Simone seems to be the only one of these folks with a job (selling clothes in a local franchise outlet) so we get to watch the guys spend their days playing handball, trying to out-macho each other, talking a lot about women but not doing much about it (Frankie tries to score, that is when he’s not doing dumb things that push Simone away from him), and looking to score whatever drugs might be available, wherever they might come from.  Frankie, of course, has one other aspect of his life no one else knows about, as this isn’t exactly a hipster Brooklyn neighborhood so his encounters are clandestine, the sex is quick and seemingly meaningless for all involved except for the immediate release, the confusion’s constant in Frankie as he insists he’s not gay even as Simone assures him that 2 girls kissing each other is “hot” while 2 guys doing so is not.  ⇒Frankie even tries to mix his pleasures toward the end of this story by telling his friends he cruises gay websites just to find guys with weed, although he doesn’t imply there’s actually any sex involved; in trying to make a connection (to satisfy his own urges, after Simone’s dumped him in response to angering her by getting too loaded while on a date even after they had doggie-style-sex in a dark corner—he’s almost unhinged when he sees the bartender’s his previous pickup, then refuses to let the man buy him drinks) where he hoped for some time alone with the guy (Jeremy [Harrison Sheehan]) before getting the pot for his buds (so to speak) his plan is thwarted when the rattier beach bros insist on coming along, so when Frankie leads his mark into the dark Jeremy’s jumped, punched out at the water’s edge by one of Frankie’s homophobic friends.  The next day we see shots of Frankie looking out at the waves (maybe to see if the clobbered guy was anywhere to be found, maybe considering suicide to end his endless-inner-trauma) but that’s put aside until another group of shots that night on the boardwalk with Frankie still looking lonely, lost, longing for some sort of inspiration as the fireworks flash above him, the film suddenly ending with no resolution.*⇐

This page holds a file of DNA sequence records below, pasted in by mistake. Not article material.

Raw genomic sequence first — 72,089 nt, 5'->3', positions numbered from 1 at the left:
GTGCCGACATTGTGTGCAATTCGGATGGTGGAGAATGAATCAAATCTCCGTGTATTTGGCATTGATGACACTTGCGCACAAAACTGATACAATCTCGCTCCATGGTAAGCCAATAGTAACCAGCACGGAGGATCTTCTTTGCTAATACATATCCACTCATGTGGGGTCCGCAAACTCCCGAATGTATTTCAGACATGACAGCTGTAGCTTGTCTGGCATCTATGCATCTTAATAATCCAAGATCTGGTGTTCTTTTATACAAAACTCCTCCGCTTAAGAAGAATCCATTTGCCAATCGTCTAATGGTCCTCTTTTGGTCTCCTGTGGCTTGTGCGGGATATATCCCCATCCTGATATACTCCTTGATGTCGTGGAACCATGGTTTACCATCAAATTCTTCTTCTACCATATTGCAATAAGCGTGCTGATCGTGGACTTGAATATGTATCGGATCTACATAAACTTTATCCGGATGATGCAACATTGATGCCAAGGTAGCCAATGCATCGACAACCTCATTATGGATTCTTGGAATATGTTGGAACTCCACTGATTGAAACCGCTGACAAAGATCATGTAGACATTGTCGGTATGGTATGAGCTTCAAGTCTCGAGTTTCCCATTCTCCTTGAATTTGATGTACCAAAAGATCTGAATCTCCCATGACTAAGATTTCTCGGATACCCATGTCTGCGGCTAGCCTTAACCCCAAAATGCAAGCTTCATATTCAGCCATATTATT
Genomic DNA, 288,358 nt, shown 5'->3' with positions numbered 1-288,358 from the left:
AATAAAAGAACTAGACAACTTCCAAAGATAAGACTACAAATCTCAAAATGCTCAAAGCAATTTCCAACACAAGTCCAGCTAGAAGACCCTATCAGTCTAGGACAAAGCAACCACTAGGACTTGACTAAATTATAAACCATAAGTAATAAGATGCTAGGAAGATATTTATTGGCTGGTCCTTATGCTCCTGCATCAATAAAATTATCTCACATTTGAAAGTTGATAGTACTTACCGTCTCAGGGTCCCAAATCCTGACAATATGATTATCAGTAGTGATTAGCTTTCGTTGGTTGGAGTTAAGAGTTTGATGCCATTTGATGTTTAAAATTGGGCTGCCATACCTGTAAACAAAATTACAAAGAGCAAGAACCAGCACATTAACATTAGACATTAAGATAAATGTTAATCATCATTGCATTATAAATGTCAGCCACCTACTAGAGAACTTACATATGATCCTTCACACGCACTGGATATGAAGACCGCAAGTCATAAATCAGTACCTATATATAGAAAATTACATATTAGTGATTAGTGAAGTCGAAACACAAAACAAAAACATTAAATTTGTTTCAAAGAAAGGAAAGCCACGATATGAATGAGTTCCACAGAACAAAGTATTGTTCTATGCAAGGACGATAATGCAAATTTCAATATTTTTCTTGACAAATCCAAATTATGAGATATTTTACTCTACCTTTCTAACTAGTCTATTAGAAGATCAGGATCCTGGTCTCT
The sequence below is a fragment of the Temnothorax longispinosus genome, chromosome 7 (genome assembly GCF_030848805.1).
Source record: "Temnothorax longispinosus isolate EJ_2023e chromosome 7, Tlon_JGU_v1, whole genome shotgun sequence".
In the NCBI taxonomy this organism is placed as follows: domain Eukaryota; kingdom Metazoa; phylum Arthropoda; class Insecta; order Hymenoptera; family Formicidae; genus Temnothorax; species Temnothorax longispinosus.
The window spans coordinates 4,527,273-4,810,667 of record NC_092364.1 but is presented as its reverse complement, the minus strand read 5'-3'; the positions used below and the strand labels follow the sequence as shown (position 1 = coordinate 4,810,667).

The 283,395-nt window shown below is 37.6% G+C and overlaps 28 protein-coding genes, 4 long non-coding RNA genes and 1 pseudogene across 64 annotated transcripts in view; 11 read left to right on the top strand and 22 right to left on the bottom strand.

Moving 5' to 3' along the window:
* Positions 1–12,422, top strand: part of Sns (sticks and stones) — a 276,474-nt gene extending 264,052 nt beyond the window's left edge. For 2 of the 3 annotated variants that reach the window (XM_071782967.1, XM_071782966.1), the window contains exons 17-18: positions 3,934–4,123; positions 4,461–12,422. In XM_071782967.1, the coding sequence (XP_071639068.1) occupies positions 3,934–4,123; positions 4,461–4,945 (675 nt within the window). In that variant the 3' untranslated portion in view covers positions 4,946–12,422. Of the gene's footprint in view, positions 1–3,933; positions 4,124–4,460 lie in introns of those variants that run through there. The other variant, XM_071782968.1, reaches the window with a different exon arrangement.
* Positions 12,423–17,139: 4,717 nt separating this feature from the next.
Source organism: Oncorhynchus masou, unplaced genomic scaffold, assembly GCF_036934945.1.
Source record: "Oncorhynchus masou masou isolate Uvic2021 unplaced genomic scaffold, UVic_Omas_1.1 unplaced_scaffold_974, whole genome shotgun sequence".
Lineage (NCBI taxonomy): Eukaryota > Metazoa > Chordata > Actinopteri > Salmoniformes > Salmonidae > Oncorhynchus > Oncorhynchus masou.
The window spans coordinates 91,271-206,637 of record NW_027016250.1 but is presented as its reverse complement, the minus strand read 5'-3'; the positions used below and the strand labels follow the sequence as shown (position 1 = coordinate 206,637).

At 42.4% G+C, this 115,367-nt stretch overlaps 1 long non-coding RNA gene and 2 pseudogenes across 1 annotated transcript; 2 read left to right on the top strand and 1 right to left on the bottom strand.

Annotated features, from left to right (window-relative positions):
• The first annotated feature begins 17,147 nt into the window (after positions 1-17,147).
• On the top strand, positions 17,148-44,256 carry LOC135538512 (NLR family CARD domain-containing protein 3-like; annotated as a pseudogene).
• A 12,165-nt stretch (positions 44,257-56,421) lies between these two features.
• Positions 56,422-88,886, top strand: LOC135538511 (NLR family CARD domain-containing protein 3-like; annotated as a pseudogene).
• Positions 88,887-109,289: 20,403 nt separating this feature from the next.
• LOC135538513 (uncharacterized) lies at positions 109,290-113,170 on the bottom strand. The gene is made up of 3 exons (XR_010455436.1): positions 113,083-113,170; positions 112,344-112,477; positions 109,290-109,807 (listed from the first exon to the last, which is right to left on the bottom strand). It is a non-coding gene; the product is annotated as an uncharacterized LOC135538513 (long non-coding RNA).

*Last weekend was one of media-ambiguous-endings for me, not only in Beach Rats but also for the David Lynch series-continuation of Twin Peaks: The Return on Showtime TV where after 18 increasingly-weird-episodes it appears Agent Dale Cooper (Kyle MacLachlan) has actually gone back in time to prevent Laura Palmer’s (Sheryl Lee) murder only to end up in some alternate dimension where she’s alive but as a different person (as is he, seemingly) so if you’re as confused as I initially was (due somewhat to not being a … Peaks fanatic who can keep up with the constant flow of characters wandering in and out of this rambling narrative in its current incarnation as well as returnees from the previous 1990-’91 series) you might want to explore this explanation along with follow-ups 1 and 2, plus a few cinema and TV critics discussing the impact and value of this show/fragmented film (if you need any refreshers on what went on in … The Return you can consult this site, where there’s also a link at the beginning to the original ABC-TV series [where you can find a further link to the prequel film Twin Peaks: Fire Walk with Me {Lynch, 1992} if you want the complete story of what’s Peak-ed out at us so far]).  If after all that you can truly make any sense of what went on in this wild amalgamation of a murder mystery gone deeply into near-incoherent-surrealism, please feel free to enlighten me (although I did enjoy watching this craziness if for no other reason than to try to see what I could comprehend of events transpiring from week to week).